42 ppm-Atlantic Beach
110 ppm-Long Beach “central” test well at Laurelton
15 ppm -East Long Beach
18 ppm – Jones Beach
6 ppm -Tobay Beach
This may mean that salt water is forming a plume into the fresh water, centered on central Long Beach.
Although drinking water standards are 250 ppm, any increase is a major warning because intrusions are not gradual. The seperation between where it is all fresh water and where that becomes all salt water is very thin. There is no wide area where salt to fresh water ratios go up gradually. If you start seeing higher numbers, YOU ARE VERY LIKELY IN THE INTRUSION NOW.
The problem is: Pumping too much water without replenishment will cause a draw of salt water inland, eventually past the point from where we can pump our drinking water.
LONG BEACH ISLAND RESIDENTS From Atlantic Beach, Long Beach, Lido Beach, and Point Lookout Need to take action NOW!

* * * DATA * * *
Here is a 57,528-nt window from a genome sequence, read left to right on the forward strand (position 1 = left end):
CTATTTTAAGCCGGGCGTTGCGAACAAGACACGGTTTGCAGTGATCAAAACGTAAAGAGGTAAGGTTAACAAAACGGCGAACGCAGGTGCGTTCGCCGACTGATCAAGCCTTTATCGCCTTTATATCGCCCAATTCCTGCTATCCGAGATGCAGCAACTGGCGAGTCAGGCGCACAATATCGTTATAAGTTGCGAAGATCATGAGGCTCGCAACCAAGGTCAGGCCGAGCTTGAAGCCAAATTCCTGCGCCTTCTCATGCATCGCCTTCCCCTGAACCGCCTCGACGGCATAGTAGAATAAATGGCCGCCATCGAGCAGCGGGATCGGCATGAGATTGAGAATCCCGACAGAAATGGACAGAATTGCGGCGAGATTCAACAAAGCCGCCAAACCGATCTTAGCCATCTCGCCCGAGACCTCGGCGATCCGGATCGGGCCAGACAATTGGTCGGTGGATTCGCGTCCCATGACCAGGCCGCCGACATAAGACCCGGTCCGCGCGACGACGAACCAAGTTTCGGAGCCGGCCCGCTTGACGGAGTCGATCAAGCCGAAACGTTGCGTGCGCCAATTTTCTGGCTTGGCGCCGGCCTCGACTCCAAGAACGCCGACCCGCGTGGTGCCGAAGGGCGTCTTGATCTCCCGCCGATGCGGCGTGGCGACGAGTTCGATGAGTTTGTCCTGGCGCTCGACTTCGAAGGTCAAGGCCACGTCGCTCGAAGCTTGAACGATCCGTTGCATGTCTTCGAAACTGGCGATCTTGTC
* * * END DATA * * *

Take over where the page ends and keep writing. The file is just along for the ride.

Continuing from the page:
Call and ask your Long Beach, Town of Hempstead, Nassau, and New York state representatives to get involved.
SO WHAT CAN WE DO?
guess what… no one’s in charge of managing the aquifer resources. whoever pumps, gets. thats the job the water companies are supposed to do- they are not responsible for monitoring, conservation, management, protection…Nothing!
Although they do realize that these are in their best interests, and they have put up the money Nassau County rescinded for these purposes…for 2012 year only, and thousands of dollars short-but hey-it’s not their job the way the laws stand, so we need to get together with them, too.
The state Department of Environmental Conservation has the mandate to be in charge, but the control of the Lloyd Aquifer was taken away from them over 25 years ago because they